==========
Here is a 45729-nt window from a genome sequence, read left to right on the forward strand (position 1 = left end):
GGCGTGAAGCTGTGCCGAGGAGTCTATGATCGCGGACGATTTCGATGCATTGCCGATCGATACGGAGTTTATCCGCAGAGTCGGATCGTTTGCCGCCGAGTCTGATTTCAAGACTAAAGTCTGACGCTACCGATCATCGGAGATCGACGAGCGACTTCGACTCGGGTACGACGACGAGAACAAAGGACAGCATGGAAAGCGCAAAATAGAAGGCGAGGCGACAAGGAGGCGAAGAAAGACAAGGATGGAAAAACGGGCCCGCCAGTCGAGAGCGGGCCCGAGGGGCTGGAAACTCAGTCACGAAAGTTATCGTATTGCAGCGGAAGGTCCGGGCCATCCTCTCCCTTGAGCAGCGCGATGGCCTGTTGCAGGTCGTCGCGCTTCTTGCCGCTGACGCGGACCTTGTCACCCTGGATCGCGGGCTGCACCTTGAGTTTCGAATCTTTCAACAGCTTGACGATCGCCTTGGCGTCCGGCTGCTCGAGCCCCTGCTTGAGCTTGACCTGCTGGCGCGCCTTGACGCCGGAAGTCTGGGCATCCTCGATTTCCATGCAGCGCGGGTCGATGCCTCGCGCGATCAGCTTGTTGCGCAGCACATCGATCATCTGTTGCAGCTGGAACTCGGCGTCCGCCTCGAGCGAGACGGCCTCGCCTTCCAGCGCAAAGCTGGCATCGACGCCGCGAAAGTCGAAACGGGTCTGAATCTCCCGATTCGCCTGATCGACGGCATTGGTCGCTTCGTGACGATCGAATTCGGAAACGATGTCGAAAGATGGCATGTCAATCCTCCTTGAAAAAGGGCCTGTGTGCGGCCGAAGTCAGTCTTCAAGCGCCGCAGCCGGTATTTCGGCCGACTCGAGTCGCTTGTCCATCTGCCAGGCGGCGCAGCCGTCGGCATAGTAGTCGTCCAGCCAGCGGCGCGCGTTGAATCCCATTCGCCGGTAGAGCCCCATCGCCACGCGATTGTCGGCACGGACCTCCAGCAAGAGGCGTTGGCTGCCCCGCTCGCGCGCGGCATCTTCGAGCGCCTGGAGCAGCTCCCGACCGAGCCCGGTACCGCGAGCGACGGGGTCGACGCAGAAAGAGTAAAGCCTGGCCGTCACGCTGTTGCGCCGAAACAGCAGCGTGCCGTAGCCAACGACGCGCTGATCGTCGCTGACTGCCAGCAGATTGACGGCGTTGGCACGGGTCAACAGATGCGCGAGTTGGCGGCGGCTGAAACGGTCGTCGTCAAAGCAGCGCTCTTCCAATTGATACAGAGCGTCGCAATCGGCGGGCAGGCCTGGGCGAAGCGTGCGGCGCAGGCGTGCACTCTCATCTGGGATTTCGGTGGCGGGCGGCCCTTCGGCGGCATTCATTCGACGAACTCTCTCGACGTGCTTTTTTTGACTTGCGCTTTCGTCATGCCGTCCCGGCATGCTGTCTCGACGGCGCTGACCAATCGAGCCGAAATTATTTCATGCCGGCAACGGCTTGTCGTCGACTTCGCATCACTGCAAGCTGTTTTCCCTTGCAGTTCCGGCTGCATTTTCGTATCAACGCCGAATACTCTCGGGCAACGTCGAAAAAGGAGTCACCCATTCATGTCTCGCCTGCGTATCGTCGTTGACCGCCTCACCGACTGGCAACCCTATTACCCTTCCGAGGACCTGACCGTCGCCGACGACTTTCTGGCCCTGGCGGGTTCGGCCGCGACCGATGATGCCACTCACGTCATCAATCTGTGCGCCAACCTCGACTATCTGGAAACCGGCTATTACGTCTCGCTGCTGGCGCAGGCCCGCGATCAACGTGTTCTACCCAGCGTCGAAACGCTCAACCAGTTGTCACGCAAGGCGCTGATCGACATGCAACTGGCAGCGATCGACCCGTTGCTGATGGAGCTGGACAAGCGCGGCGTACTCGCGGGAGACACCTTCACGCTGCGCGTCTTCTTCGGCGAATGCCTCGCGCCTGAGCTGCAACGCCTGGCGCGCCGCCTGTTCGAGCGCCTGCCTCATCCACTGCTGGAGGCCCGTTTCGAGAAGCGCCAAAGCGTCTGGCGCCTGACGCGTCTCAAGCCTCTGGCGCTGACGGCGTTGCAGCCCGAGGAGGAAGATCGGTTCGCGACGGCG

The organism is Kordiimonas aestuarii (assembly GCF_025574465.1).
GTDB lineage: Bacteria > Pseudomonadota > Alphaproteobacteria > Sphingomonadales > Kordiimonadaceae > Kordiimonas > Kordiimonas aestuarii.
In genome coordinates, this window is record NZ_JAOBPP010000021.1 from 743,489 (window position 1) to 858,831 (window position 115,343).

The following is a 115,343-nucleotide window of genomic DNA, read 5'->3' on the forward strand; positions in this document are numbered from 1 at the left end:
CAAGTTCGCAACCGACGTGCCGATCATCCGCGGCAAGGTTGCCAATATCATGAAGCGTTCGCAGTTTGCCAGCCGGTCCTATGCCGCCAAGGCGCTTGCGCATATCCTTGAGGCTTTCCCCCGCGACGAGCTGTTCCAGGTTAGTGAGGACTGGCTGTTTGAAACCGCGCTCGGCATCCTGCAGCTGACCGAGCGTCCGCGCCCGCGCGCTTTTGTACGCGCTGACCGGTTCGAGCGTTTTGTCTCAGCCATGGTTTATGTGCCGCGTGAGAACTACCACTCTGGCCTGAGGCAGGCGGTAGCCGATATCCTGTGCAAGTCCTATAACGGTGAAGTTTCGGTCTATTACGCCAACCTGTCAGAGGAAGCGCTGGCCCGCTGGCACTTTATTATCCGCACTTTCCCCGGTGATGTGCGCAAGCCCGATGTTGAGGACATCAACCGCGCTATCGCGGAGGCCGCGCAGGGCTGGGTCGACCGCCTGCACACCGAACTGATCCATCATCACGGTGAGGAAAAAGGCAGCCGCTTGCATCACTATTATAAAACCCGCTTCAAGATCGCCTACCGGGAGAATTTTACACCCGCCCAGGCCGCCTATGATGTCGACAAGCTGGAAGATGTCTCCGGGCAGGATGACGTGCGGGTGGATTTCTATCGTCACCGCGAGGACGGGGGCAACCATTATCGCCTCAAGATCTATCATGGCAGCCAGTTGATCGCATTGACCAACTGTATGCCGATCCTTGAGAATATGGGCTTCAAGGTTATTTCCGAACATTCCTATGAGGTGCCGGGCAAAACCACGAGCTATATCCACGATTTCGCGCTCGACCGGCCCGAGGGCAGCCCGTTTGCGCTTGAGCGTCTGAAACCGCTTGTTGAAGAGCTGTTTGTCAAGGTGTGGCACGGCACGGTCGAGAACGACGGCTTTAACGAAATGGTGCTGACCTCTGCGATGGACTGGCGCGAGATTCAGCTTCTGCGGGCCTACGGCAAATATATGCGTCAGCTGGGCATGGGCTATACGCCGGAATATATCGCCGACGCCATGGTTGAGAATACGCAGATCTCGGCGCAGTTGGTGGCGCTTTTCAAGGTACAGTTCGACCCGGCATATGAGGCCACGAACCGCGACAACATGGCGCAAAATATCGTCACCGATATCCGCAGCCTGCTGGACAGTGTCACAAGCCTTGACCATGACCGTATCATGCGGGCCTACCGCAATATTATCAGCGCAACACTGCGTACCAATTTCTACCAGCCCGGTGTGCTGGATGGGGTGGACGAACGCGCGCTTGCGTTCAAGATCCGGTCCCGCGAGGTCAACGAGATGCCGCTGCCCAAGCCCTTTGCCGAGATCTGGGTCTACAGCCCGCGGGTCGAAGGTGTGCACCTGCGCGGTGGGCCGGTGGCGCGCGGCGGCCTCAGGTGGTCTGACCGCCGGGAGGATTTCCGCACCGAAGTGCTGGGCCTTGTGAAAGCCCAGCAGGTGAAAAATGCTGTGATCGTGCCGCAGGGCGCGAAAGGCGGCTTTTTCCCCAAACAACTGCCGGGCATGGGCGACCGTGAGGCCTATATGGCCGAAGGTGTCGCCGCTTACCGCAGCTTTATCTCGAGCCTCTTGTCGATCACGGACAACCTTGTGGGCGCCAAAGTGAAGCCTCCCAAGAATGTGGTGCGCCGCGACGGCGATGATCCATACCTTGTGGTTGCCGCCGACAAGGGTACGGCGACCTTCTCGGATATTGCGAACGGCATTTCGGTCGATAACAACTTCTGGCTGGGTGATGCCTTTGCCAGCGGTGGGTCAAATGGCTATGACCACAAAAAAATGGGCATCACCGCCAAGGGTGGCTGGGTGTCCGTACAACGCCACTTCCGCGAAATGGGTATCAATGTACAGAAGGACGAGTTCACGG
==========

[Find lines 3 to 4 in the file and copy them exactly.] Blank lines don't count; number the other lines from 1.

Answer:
The organism is Kordiimonas aestuarii (assembly GCF_025574465.1).
GTDB lineage: Bacteria > Pseudomonadota > Alphaproteobacteria > Sphingomonadales > Kordiimonadaceae > Kordiimonas > Kordiimonas aestuarii.